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Articles by Douglas Ankney

Seventh Circuit: District Court’s Failure to Exercise Discretion After Erroneously Finding Defendant Ineligible for Relief Under First Step Act Was Abuse of Discretion

by Douglas Ankney

The U.S. Court of Appeals for the Seventh Circuit ruled that the U.S. District Court for the Northern District of Illinois abused its discretion when it failed to exercise its discretion after erroneously determining Montrell McSwain was ineligible for relief under § 404(b) of the First Step ...

Seventh Circuit Vacates Sentence Where District Court’s Rationale for Defendant’s Offense Level Unclear

by Douglas Ankney

The U.S. Court of Appeals for the Seventh Circuit vacated Darrell Loving’s sentence because the reasons given by the U.S. District Court for the District of Indiana for arriving at an offense level of 24 were unclear.

Loving pleaded guilty to possessing cocaine and heroin with intent ...

New York Court of Appeals: Frye Hearing Required to Determine Admissibility of DNA Evidence Generated by Proprietary Forensic Statistical Tool

by Douglas Ankney

The Court of Appeals of New York reversed an order of the Appellate Division that had affirmed a trial court’s order denying a hearing requested pursuant to Frye v. United States, 293 F. 1013 (D.C. Cir. 1923), and the Court remitted to the trial court to ...

California Court of Appeal: Trial Court Must Receive Parole Agency’s Written Report Before Ruling on Parole Revocation Petition for Lifetime Parolee Despite Remand to Prison Being Mandatory

by Douglas Ankney

The Court of Appeal, First Appellate District, held that Penal Code § 1203.2(b)(1) requires trial courts to receive a parole agency’s written report before ruling on a parole revocation petition and that there is no exception for a petition filed against a lifetime parolee.

Jerry Denton Williams, ...

West Virginia Supreme Court: Defendant Who Provided False Information to Detective Who Failed to Identify Himself as Police Officer Has No Duty to Cure False Statement Upon Learning Detective Is a Police Officer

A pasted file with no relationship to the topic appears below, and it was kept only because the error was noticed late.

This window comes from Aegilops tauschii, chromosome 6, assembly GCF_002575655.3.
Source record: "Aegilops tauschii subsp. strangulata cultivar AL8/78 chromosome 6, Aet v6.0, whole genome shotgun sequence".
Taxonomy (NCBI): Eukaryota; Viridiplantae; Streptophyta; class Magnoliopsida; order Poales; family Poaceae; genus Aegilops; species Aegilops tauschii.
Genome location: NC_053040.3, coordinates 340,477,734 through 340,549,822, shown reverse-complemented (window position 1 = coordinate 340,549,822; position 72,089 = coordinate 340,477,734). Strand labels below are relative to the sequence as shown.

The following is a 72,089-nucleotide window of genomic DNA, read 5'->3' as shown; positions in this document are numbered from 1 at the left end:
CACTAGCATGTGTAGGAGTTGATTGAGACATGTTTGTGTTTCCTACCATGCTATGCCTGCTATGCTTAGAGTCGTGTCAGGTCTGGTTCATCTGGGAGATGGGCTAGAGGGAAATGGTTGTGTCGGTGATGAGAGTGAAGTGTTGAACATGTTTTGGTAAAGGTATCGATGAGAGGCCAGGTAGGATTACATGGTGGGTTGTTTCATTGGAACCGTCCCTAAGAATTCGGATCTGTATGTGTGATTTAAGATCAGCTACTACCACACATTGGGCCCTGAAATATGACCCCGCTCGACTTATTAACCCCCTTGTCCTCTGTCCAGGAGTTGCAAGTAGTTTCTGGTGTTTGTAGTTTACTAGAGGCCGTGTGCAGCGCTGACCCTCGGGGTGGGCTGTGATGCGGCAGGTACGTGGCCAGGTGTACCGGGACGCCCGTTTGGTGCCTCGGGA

by Douglas Ankney

The Supreme Court of Appeals of West Virginia ruled that a person who provided false information to a detective who failed to identify himself as a police officer had no duty under City of Martinsburg Municipal Code § 509.05 (“§ 509.05”) to cure the prior false statement ...

Maine Now Requires Criminal Conviction Before Property May Be Forfeited

by Douglas Ankney

Maine passed LD 1521 without the governor’s signature to become the fourth state in the nation to abolish civil asset forfeiture, requiring instead a criminal conviction before property may be forfeited. The law took effect July 13, 2021. “It’s a very simple concept; you don’t lose your ...

Tenth Circuit: Judgment of Conviction Becomes Final for § 2255 SOL Purposes Upon Conclusion of Direct Review of Deferred Restitution

Answering an open question, the U.S. Court of Appeals for the Tenth Circuit held that a judgment becomes final for purposes of 28 U.S.C. § 2255’s statute of limitations upon conclusion of direct review of the deferred restitution judgment.

On October 26, 2017, the U.S. District Court for the Western ...

Maryland Court of Appeals Announces Accepting Empaneled Jury Doesn’t Waive Prior Objection to Trial Court’s Refusal to Propound a Voir Dire Question

by Douglas Ankney

The Court of Appeals of Maryland affirmed a decision of the Court of Special Appeals (“CSA”) that held a defendant’s acceptance of a jury as empaneled did not waive his earlier objection to a trial court’s denial of the defendant’s request to propound a proposed voir dire ...

Thanks to Homeowner’s Private Security Camera Catching Cops’ Blatant Misconduct, He’s a Free Man

by Douglas Ankney

Two police officers from Gowanda, New York—Sean Hotnich and Richard Cooper—claimed they got several “key details” wrong in their affidavit supporting a search warrant, as well as in their police report. For example, the police report states that once the two officers entered David Yezek’s kitchen, “patrol ...

Minnesota Supreme Court Announces Confession Must Be Corroborated by Independent Evidence Crime Occurred, Rejects Federal ‘Trustworthiness Standard’ for Corpus Delicti Rule

by Douglas Ankney

The Supreme Court of Minnesota announced that Minn. Stat. § 634.03 (2020) requires a defendant’s confession to be corroborated by independent evidence reasonably tending to prove that the specific offense charged has been committed.

During a police interview, Bryan Morgan Holl confessed to several incidents of sexually ...



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